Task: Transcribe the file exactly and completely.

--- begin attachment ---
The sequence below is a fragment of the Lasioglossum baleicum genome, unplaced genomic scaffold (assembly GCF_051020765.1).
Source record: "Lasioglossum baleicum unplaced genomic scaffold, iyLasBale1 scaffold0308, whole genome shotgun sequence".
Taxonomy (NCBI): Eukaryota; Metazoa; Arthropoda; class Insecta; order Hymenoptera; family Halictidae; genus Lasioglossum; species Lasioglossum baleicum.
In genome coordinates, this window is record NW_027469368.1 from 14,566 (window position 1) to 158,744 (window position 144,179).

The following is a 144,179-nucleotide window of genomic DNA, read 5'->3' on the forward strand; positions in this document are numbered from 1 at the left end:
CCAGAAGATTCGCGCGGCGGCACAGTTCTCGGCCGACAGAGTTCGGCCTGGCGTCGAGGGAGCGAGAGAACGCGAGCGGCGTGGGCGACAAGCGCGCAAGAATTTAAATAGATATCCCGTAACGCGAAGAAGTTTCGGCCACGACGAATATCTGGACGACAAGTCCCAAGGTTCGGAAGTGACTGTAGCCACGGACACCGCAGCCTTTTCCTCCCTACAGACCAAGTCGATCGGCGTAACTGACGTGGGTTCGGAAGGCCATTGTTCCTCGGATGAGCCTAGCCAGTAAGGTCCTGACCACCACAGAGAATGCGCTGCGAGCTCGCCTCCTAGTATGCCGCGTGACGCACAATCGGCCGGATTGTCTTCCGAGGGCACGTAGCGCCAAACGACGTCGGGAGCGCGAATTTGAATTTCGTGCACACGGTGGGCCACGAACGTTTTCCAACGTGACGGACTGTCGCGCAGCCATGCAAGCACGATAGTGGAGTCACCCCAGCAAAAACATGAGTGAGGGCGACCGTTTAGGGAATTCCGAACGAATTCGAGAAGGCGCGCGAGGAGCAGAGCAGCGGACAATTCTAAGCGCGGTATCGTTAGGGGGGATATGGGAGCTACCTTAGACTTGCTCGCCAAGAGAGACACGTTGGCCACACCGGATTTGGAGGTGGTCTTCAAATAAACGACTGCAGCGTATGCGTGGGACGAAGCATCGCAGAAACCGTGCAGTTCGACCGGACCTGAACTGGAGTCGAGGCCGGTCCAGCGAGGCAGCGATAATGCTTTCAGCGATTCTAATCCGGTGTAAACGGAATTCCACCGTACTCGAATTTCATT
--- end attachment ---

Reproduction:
The sequence below is a fragment of the Lasioglossum baleicum genome, unplaced genomic scaffold (assembly GCF_051020765.1).
Source record: "Lasioglossum baleicum unplaced genomic scaffold, iyLasBale1 scaffold0308, whole genome shotgun sequence".
Taxonomy (NCBI): Eukaryota; Metazoa; Arthropoda; class Insecta; order Hymenoptera; family Halictidae; genus Lasioglossum; species Lasioglossum baleicum.
In genome coordinates, this window is record NW_027469368.1 from 14,566 (window position 1) to 158,744 (window position 144,179).

The following is a 144,179-nucleotide window of genomic DNA, read 5'->3' on the forward strand; positions in this document are numbered from 1 at the left end:
CCAGAAGATTCGCGCGGCGGCACAGTTCTCGGCCGACAGAGTTCGGCCTGGCGTCGAGGGAGCGAGAGAACGCGAGCGGCGTGGGCGACAAGCGCGCAAGAATTTAAATAGATATCCCGTAACGCGAAGAAGTTTCGGCCACGACGAATATCTGGACGACAAGTCCCAAGGTTCGGAAGTGACTGTAGCCACGGACACCGCAGCCTTTTCCTCCCTACAGACCAAGTCGATCGGCGTAACTGACGTGGGTTCGGAAGGCCATTGTTCCTCGGATGAGCCTAGCCAGTAAGGTCCTGACCACCACAGAGAATGCGCTGCGAGCTCGCCTCCTAGTATGCCGCGTGACGCACAATCGGCCGGATTGTCTTCCGAGGGCACGTAGCGCCAAACGACGTCGGGAGCGCGAATTTGAATTTCGTGCACACGGTGGGCCACGAACGTTTTCCAACGTGACGGACTGTCGCGCAGCCATGCAAGCACGATAGTGGAGTCACCCCAGCAAAAACATGAGTGAGGGCGACCGTTTAGGGAATTCCGAACGAATTCGAGAAGGCGCGCGAGGAGCAGAGCAGCGGACAATTCTAAGCGCGGTATCGTTAGGGGGGATATGGGAGCTACCTTAGACTTGCTCGCCAAGAGAGACACGTTGGCCACACCGGATTTGGAGGTGGTCTTCAAATAAACGACTGCAGCGTATGCGTGGGACGAAGCATCGCAGAAACCGTGCAGTTCGACCGGACCTGAACTGGAGTCGAGGCCGGTCCAGCGAGGCAGCGATAATGCTTTCAGCGATTCTAATCCGGTGTAAACGGAATTCCACCGTACTCGAATTTCATT